The two subjects I choose at Leatss were Connecting with Chekov (Chris White) and Routine Timing (Mitch Mitchelson). Getting a taste of the other subjects through swaps was great to see what area you might like to do in the future.
In Comedic/Routine timing we learnt about the seven levels of tension first developed under Jacque lecoq. These are desert walk, cowboy walk, normal walk, purposeful walk, is there a bomb, there is a bomb, and finally petrified terror. Actors choose which levels to go through to build the level of tension in comedic routines like the bank robbery etc which we practised in class.
We covered freeze and slide routines where one is caught in action, one freezes for a second then slides into something casual. We then acted out two Chekov comedic scenes in groups, discussing how each tackled the scene and where the comedy hot-spots were.
In Connecting with Chekov we first worked on a number of small scenes, made choices for characters and actioned/verbed the text to decide characters intention. After practising these techniques on a number of scenes we had a read through of the Cherry Orchard. Scenes were picked for three groups which we got to work on with Chris in detail. It was great to see his work process and how he tried to find the truth in each scene.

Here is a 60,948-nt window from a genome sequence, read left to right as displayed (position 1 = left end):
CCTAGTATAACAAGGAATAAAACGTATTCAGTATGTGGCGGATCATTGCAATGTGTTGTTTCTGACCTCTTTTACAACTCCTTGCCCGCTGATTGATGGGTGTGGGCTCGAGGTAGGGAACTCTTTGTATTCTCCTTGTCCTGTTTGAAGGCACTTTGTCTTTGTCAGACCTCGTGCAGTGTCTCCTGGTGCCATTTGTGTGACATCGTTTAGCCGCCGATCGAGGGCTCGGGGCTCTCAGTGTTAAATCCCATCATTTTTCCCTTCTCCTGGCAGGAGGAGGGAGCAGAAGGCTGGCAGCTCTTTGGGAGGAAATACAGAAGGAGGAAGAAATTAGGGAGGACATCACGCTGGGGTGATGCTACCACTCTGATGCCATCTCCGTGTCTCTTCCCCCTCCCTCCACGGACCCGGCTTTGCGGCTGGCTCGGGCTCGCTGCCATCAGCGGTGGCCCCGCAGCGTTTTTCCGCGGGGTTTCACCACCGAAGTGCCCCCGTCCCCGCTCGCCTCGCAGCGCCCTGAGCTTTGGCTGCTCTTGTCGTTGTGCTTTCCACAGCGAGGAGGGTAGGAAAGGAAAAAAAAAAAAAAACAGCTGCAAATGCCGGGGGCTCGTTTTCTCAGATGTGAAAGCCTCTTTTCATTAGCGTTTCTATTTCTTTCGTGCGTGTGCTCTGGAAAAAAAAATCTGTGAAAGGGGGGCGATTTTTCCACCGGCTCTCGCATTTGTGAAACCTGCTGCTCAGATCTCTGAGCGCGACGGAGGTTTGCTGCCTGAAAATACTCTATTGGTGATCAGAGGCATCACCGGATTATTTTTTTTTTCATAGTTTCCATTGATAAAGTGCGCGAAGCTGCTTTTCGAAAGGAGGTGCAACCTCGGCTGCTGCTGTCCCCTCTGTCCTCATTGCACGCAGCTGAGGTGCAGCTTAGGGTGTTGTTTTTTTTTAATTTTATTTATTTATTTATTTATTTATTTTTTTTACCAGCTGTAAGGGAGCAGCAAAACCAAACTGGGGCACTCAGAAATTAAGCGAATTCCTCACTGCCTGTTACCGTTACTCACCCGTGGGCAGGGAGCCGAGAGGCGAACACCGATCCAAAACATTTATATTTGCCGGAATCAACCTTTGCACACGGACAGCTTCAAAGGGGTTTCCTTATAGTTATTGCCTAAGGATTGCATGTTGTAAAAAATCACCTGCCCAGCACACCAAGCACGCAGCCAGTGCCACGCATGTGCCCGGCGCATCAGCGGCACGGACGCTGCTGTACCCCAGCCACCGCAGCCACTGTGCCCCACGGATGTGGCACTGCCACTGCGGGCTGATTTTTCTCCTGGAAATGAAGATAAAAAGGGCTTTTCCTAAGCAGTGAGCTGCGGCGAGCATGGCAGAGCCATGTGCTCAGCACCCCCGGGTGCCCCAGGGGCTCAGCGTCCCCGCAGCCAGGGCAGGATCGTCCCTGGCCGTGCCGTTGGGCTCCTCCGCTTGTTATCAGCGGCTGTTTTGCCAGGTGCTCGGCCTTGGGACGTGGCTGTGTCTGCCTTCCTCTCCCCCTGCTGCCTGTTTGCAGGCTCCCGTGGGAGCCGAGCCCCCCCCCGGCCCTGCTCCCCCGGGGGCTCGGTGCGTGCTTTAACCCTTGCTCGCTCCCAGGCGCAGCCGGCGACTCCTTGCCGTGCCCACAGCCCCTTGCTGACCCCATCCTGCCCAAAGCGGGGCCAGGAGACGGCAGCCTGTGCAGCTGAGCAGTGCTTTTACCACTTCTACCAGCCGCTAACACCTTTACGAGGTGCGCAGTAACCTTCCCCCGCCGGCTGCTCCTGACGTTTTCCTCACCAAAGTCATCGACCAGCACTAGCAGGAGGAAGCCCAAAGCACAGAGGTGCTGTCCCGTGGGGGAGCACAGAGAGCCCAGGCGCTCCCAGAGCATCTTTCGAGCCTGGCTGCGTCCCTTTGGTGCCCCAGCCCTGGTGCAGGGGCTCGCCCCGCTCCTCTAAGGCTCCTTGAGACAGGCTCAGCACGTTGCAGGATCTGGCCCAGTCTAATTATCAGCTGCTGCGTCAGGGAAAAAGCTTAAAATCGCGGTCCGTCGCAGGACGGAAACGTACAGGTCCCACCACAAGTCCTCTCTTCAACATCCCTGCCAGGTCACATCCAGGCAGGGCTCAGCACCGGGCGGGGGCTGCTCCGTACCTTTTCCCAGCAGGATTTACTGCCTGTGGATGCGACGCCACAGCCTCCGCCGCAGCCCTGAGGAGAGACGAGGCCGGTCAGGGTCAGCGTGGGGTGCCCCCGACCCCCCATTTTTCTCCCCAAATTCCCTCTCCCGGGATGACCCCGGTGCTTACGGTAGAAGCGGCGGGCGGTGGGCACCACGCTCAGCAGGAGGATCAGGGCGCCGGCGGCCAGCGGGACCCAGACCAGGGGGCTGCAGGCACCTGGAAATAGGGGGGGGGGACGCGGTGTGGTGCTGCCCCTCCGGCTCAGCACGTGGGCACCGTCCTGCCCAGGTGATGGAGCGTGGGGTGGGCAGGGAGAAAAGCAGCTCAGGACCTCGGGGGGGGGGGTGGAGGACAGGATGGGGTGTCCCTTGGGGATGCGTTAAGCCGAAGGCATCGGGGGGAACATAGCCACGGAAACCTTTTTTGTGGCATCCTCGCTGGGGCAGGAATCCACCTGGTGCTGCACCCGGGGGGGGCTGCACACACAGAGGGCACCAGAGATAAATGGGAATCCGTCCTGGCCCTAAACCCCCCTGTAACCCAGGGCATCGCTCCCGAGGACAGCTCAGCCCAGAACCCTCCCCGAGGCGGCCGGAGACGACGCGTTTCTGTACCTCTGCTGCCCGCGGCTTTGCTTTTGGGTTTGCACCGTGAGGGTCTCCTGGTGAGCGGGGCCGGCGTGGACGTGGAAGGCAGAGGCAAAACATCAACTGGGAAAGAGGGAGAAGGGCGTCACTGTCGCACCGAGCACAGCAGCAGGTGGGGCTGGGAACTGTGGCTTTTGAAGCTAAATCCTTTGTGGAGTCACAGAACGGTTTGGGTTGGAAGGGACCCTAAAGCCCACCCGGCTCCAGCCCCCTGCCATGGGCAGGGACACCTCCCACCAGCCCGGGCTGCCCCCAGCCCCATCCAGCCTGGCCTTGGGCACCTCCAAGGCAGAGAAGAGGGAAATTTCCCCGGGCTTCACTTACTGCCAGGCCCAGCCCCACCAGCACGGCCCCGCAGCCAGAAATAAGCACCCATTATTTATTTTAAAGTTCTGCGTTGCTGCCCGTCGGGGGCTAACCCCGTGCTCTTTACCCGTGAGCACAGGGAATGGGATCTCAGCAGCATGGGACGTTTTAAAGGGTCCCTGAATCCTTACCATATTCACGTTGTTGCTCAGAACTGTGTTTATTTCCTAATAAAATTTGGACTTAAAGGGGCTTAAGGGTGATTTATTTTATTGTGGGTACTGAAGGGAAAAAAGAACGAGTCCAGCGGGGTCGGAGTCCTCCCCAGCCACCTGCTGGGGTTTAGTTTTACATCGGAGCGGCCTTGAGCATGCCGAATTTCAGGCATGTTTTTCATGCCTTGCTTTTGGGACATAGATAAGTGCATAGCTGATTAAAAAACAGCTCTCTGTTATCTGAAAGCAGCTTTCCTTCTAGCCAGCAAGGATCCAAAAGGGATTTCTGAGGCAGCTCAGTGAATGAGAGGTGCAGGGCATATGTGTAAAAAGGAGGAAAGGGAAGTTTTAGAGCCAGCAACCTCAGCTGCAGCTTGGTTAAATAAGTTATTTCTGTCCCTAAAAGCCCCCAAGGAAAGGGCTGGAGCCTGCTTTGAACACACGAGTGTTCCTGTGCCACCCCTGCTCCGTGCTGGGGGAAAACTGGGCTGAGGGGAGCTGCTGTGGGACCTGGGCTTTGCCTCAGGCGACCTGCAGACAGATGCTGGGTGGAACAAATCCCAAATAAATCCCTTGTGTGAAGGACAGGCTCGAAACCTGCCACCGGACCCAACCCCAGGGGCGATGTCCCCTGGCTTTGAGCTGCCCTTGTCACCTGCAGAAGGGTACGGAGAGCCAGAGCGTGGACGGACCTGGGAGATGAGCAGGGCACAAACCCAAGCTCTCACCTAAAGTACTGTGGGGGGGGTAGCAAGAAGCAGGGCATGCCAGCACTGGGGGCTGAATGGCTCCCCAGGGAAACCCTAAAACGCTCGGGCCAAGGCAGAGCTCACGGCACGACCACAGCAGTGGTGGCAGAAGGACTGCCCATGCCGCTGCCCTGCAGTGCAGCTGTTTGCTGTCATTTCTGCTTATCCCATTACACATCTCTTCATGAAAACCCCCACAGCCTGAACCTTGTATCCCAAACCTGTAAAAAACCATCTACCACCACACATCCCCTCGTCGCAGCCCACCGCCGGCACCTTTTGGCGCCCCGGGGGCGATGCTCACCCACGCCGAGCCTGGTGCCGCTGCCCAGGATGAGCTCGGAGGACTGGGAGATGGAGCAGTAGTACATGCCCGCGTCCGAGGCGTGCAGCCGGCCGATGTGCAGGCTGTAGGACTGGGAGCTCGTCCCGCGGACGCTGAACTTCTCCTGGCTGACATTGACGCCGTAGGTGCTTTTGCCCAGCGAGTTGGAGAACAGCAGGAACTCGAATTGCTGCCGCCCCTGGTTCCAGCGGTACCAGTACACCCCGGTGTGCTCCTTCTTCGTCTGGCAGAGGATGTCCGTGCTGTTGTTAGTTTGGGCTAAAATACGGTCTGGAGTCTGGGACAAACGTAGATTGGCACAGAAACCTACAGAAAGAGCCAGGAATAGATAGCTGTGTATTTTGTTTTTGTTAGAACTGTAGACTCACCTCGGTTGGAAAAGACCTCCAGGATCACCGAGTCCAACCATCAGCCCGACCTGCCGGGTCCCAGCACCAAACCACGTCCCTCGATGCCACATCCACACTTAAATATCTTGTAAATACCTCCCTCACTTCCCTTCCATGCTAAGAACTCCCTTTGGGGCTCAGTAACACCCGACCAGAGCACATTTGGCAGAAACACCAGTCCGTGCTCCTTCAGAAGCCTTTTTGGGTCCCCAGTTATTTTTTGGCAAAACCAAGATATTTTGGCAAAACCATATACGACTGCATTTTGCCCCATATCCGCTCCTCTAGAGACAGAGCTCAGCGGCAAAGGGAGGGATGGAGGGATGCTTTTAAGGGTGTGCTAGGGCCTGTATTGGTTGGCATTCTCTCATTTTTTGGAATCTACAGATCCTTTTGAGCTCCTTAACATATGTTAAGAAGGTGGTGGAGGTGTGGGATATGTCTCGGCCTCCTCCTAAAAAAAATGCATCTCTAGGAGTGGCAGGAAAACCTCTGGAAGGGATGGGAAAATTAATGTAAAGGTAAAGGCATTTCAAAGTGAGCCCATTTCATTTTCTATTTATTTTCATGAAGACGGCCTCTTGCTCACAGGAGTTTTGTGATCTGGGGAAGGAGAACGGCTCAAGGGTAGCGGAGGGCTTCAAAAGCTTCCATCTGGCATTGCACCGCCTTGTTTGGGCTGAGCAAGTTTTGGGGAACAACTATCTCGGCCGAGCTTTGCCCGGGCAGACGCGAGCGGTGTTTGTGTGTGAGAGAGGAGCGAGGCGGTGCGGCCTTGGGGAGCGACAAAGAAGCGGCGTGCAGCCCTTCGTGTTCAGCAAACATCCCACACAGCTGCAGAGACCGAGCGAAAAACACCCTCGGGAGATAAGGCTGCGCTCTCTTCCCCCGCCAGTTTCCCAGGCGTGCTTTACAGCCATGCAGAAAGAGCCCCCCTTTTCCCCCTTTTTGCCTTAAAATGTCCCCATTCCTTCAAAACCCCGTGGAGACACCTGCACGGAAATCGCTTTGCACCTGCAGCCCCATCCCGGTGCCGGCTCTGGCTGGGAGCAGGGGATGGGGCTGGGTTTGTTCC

I guess the main change of how I might tackle a character in future is to try out any idea or whim for a character and then eliminate what you feel does not work. The workshop I hope will allow me to be more adventurous in my choices for a character.
The only way to find what works is to act it out, either in an imagined scenario for your character or otherwise. Even if you act him/her with real extreme emotions for fun something authentic might arise in you that you will keep.
I guess the adage is true that actors really do need a fertile imagination.